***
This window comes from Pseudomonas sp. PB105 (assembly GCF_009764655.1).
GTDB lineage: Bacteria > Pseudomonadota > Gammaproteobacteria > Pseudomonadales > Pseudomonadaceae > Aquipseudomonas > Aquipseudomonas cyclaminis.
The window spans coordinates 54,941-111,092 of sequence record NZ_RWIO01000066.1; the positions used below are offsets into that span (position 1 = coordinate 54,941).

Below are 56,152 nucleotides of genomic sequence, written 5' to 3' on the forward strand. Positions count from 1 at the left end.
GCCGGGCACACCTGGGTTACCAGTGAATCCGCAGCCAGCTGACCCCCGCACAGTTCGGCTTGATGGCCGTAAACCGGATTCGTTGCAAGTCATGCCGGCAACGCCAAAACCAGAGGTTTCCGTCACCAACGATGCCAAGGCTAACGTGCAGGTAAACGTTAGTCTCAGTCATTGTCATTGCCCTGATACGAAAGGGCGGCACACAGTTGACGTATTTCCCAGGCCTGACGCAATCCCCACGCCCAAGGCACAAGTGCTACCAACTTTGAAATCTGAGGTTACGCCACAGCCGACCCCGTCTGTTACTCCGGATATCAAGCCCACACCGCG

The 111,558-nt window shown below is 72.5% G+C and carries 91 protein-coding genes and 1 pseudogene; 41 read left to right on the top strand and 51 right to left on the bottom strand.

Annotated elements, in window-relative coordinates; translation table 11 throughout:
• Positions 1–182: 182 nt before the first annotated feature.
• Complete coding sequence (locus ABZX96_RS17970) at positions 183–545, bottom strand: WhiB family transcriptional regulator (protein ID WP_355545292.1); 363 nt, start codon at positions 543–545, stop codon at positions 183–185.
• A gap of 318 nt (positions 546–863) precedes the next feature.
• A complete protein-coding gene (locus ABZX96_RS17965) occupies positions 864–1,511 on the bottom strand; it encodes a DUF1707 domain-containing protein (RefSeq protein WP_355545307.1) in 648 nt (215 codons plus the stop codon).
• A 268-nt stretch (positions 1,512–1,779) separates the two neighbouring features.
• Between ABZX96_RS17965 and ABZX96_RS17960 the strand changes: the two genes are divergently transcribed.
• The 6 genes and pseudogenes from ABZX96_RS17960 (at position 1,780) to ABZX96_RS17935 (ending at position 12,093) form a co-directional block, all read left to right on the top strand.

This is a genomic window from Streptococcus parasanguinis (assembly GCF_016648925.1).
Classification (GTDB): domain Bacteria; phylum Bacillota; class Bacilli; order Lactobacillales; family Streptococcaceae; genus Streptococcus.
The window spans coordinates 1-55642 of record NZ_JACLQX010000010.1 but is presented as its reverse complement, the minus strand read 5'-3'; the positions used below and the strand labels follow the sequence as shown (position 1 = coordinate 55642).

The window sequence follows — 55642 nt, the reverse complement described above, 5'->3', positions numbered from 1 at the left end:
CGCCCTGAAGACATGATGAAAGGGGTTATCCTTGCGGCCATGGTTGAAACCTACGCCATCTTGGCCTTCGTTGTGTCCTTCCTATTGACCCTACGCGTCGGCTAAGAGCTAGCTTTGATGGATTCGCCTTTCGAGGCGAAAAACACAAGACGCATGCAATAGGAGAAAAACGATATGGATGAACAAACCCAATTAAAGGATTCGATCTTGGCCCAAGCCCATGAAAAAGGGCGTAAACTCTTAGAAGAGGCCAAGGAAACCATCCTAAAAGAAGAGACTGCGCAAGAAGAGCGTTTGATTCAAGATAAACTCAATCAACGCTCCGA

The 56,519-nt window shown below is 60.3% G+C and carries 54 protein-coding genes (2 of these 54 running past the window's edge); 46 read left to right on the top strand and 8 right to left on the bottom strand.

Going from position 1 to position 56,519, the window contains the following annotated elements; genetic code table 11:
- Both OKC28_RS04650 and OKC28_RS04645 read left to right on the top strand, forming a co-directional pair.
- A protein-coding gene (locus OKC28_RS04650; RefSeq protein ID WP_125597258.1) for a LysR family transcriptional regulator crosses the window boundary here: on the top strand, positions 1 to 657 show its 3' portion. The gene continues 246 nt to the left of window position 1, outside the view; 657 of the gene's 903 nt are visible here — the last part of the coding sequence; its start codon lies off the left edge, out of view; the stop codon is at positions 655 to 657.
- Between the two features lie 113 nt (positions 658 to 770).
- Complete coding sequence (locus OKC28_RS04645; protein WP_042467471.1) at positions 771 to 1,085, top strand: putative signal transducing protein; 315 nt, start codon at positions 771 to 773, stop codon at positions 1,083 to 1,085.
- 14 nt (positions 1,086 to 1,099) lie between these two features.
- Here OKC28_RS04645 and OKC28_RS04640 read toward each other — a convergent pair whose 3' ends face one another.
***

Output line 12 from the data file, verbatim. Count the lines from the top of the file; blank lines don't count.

• A 268-nt stretch (positions 1,512–1,779) separates the two neighbouring features.